Although there are doubts about Constellation, and NASA recently announced a “plan B” launch option for a return trip to the Moon, Orion development continues as planned. Next up is the development of the Orion shock absorbers, intended to take the sting out of the return capsule’s landing.
Tests are currently being carried out at the Landing and Impact Research Facility in NASA’s Langley Research Center on the seat pallet that will protect the Orion astronauts’ from the shock of touch-down. It is hoped Orion will be a land-anywhere capsule, including land and water. In fact, I am a little bit excited about the planned landing spot in the Pacific Ocean, not far from Catalina Island, off the Los Angeles coastline. That’s just down the road and a small swim from me!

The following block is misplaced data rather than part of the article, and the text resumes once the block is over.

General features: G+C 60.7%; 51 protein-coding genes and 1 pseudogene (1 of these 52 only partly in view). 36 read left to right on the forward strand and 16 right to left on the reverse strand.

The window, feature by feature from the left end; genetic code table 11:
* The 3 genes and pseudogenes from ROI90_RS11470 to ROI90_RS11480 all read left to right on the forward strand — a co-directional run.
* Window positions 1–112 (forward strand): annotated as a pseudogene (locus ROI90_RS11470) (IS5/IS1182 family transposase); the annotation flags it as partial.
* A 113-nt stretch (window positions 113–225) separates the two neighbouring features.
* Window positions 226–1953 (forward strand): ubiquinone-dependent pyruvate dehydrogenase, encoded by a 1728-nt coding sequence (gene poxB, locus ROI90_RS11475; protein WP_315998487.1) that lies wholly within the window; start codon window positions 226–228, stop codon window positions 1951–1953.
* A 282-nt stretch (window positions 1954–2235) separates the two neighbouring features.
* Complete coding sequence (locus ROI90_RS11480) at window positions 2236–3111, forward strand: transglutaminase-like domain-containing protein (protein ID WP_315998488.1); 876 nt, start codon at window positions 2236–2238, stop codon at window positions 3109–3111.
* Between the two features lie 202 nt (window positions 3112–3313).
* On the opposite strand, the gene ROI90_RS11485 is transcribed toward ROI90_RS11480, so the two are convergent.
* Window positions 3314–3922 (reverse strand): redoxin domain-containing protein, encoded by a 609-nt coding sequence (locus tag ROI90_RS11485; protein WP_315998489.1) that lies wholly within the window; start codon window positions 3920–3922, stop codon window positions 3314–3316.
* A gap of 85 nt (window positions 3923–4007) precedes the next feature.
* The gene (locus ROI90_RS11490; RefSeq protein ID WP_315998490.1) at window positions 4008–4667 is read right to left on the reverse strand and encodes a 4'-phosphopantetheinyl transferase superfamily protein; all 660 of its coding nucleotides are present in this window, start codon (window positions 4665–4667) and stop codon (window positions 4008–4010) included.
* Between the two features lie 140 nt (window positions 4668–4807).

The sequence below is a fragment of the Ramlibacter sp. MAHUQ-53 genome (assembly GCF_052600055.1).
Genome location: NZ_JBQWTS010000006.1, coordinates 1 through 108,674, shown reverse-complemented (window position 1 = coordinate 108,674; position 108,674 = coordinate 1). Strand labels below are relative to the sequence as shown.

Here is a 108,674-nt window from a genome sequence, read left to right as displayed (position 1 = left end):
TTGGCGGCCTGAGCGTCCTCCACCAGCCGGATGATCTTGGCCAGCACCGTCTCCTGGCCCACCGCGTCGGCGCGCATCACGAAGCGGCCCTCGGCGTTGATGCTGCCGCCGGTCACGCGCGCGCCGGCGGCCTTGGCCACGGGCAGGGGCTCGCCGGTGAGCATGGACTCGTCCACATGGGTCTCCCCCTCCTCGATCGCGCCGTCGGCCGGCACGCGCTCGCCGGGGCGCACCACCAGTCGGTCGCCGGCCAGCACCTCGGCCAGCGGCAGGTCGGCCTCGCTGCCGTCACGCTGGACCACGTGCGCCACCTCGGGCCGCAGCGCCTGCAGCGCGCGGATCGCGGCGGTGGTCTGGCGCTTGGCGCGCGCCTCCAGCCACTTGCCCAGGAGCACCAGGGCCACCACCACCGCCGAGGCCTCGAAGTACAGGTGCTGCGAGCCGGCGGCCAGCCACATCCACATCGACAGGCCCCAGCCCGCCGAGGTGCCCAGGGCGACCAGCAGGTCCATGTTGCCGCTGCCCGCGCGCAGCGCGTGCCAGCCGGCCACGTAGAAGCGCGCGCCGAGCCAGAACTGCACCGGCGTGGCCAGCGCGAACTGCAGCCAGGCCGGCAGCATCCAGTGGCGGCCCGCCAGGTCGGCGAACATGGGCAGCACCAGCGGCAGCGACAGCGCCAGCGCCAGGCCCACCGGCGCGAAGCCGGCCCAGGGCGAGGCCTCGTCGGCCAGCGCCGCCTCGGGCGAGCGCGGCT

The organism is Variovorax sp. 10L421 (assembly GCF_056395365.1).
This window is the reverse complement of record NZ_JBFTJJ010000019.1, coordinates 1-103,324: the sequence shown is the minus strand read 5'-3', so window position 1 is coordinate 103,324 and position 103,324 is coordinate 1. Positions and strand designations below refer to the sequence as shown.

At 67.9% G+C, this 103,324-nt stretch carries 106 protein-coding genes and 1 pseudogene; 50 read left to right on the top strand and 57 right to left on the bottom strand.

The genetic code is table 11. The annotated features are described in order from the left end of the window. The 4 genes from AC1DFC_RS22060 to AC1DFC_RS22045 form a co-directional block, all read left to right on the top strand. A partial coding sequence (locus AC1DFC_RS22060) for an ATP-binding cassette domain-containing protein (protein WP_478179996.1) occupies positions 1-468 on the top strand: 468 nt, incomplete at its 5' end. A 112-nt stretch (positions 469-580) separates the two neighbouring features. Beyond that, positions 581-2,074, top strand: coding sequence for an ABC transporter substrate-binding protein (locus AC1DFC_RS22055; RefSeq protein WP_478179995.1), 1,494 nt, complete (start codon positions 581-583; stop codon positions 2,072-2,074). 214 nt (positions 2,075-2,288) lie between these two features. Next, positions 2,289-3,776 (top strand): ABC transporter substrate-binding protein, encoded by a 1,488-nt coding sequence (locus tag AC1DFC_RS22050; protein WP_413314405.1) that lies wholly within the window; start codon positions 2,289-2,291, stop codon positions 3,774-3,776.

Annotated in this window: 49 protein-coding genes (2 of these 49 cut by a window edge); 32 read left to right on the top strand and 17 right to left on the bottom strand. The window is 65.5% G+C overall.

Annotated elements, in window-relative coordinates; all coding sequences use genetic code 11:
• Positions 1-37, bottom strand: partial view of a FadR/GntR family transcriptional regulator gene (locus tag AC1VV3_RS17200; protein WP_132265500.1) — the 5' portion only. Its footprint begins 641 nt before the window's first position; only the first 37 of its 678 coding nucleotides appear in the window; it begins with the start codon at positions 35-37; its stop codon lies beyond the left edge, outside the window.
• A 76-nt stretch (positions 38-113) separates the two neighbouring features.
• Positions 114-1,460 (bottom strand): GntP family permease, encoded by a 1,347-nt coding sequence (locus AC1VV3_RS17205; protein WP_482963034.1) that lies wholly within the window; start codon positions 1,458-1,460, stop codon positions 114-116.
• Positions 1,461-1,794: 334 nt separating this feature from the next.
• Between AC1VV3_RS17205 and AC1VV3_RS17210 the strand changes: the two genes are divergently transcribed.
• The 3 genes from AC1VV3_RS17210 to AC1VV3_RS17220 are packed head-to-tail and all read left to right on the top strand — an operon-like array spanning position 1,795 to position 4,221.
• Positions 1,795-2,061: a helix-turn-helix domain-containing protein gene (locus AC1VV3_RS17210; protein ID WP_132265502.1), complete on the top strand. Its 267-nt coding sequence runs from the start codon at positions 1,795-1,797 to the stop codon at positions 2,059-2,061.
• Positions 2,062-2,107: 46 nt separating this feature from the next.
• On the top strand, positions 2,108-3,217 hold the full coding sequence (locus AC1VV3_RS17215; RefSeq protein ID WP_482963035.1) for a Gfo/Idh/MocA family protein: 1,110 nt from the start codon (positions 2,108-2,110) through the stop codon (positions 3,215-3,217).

To test the pallet and its “energy-absorbing struts,” the 20,000-pound test article is dropped 18 feet onto a crushable honeycomb material designed to simulate different landing surfaces.
The seat shock absorbers won’t only be used for landing, it is hoped they will mitigate much of the launch vibrations caused by the Ares I crew launch vehicle. These tests are a result of studies of how much vibration crew ...